When augmented reality emerged onto the scene, most people anticipated that it would primarily change consumer industries, like gaming. This idea was seemingly confirmed with the explosive popularity of Pokémon Go, the 2016 AR game that saw gamers capture virtual pokemon out in the real world, using only their phone.
But some of the most powerful applications of augmented reality are in industry. One major area that AR promises to upend is the maintenance of physical equipment, which has long been an inefficient and cumbersome process.
To fix hardware – for example, a point-of-sale device in retail – a business would need to deploy an engineer on-site. There are several major issues with regularly deploying a network of engineers for site visits.
Engineers have to travel from site to site, which demands additional business activities. There must be route planning, so that the engineer travels in the most efficient way possible. There must be expense tracking, so that the engineer can be properly reimbursed for any associated travel costs. There may even be additional physical assets, such as a company car, that require their own support. Extensively traveling to different locations, in short, is operationally inefficient.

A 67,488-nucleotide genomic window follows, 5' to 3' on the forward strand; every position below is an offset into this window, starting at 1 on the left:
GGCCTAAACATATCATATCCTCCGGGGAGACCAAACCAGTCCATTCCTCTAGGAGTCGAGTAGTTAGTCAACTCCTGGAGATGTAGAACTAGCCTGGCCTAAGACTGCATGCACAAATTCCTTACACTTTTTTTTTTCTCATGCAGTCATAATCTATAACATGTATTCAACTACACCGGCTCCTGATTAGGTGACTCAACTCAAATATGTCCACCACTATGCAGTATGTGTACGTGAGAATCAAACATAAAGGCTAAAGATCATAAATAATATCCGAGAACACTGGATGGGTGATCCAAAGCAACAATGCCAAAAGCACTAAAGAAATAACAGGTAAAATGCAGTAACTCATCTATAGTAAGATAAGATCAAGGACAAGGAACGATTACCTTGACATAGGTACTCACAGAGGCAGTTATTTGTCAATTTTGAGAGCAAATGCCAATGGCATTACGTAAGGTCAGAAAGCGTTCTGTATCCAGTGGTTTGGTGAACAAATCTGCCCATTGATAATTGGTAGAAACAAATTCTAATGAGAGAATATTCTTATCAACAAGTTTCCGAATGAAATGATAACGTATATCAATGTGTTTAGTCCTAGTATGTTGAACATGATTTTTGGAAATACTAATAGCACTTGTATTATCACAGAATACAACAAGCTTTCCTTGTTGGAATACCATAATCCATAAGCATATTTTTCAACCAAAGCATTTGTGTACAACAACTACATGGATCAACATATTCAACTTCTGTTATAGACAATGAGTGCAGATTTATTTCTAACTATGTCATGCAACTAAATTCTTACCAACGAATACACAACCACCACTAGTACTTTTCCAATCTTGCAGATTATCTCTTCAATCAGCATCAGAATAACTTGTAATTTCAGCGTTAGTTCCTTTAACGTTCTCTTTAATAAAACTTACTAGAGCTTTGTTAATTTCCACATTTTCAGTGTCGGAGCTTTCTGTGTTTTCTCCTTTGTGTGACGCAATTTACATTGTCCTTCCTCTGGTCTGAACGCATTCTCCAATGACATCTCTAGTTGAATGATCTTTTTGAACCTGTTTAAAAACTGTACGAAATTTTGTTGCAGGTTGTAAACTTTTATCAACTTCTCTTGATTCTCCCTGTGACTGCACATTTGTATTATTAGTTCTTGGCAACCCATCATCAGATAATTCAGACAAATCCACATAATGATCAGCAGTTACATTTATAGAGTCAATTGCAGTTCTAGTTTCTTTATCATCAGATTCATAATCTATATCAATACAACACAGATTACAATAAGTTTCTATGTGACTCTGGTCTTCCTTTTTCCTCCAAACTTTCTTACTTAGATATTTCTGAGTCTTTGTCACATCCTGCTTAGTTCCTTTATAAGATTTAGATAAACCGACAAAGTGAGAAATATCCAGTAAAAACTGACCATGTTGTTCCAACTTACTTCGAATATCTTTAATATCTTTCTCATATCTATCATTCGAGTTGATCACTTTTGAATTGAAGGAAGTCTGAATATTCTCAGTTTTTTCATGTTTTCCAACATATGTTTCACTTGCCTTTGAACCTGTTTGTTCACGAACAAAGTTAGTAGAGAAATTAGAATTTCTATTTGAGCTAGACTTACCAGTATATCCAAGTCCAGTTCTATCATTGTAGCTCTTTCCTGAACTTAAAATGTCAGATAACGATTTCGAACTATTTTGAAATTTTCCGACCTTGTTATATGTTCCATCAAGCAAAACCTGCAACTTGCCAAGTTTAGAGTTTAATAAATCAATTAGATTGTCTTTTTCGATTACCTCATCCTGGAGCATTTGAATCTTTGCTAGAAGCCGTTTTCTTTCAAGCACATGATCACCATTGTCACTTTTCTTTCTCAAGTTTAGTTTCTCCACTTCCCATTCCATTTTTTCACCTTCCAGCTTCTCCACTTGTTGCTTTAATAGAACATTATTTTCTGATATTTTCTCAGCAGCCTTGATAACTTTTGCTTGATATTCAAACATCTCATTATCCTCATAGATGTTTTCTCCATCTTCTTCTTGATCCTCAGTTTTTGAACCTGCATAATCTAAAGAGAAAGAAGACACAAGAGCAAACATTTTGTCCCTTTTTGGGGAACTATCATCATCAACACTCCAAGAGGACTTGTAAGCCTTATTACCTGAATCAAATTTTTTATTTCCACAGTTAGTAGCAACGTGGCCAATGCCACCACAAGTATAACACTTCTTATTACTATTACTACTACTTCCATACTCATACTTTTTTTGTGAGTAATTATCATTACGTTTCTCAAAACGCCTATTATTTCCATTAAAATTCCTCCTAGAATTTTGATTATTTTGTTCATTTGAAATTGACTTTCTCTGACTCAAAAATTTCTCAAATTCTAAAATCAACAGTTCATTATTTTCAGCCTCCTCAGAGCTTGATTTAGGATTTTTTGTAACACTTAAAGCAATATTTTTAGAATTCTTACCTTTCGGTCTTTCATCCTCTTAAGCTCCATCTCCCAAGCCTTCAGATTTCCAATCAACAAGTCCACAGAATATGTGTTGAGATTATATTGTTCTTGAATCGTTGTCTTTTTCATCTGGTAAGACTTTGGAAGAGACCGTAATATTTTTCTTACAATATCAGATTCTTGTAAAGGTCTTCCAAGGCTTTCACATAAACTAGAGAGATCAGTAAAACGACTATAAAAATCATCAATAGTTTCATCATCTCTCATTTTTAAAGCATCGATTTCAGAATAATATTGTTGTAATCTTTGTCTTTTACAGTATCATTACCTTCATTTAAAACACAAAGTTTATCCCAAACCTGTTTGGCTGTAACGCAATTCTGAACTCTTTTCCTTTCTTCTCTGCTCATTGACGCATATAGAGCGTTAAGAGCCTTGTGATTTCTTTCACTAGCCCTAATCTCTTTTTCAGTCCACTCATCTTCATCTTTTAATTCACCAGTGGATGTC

In a perfect world, the stakeholder will wait patiently for the engineer to arrive and fix the issue. But people have grown accustomed to on-demand support. If a device is not immediately fixed, the customer may leave, the client may threaten termination of contract, or the employee may get disgruntled. There is a significant opportunity cost, in short, in regularly leaving devices unfixed while the engineer heads to the location. Businesses lose revenue, brand loyalty, and other markers of value.
Lack of escalation
When a business relies on an army of field engineers to fix problems on site, there is no proper escalation. Any issue, no matter how small or minor, will require an engineer to pack up his bags and head over. Troubleshooting should not be a binary, an all-or-nothing proposition, as it is a significant waste of company resources. IT teams should be able to fix smaller issues remotely if the technology allows, and only travel to a site for more serious issues that absolutely require site presence.